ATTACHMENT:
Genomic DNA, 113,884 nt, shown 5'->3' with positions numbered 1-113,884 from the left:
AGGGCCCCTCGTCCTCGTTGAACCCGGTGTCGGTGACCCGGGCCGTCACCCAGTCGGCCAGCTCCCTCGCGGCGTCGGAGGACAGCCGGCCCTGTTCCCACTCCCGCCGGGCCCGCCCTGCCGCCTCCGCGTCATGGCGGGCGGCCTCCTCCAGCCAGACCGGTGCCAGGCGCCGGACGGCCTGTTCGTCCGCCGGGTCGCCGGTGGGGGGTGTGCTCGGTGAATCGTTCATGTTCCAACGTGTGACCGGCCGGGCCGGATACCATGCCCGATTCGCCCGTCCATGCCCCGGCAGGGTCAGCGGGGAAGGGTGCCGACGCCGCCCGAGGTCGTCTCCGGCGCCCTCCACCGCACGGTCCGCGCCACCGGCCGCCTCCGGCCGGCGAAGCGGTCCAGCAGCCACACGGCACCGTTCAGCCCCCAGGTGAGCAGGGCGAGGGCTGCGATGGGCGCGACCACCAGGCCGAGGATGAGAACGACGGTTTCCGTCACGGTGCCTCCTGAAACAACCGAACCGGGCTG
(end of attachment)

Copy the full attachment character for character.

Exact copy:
Genomic DNA, 113,884 nt, shown 5'->3' with positions numbered 1-113,884 from the left:
AGGGCCCCTCGTCCTCGTTGAACCCGGTGTCGGTGACCCGGGCCGTCACCCAGTCGGCCAGCTCCCTCGCGGCGTCGGAGGACAGCCGGCCCTGTTCCCACTCCCGCCGGGCCCGCCCTGCCGCCTCCGCGTCATGGCGGGCGGCCTCCTCCAGCCAGACCGGTGCCAGGCGCCGGACGGCCTGTTCGTCCGCCGGGTCGCCGGTGGGGGGTGTGCTCGGTGAATCGTTCATGTTCCAACGTGTGACCGGCCGGGCCGGATACCATGCCCGATTCGCCCGTCCATGCCCCGGCAGGGTCAGCGGGGAAGGGTGCCGACGCCGCCCGAGGTCGTCTCCGGCGCCCTCCACCGCACGGTCCGCGCCACCGGCCGCCTCCGGCCGGCGAAGCGGTCCAGCAGCCACACGGCACCGTTCAGCCCCCAGGTGAGCAGGGCGAGGGCTGCGATGGGCGCGACCACCAGGCCGAGGATGAGAACGACGGTTTCCGTCACGGTGCCTCCTGAAACAACCGAACCGGGCTG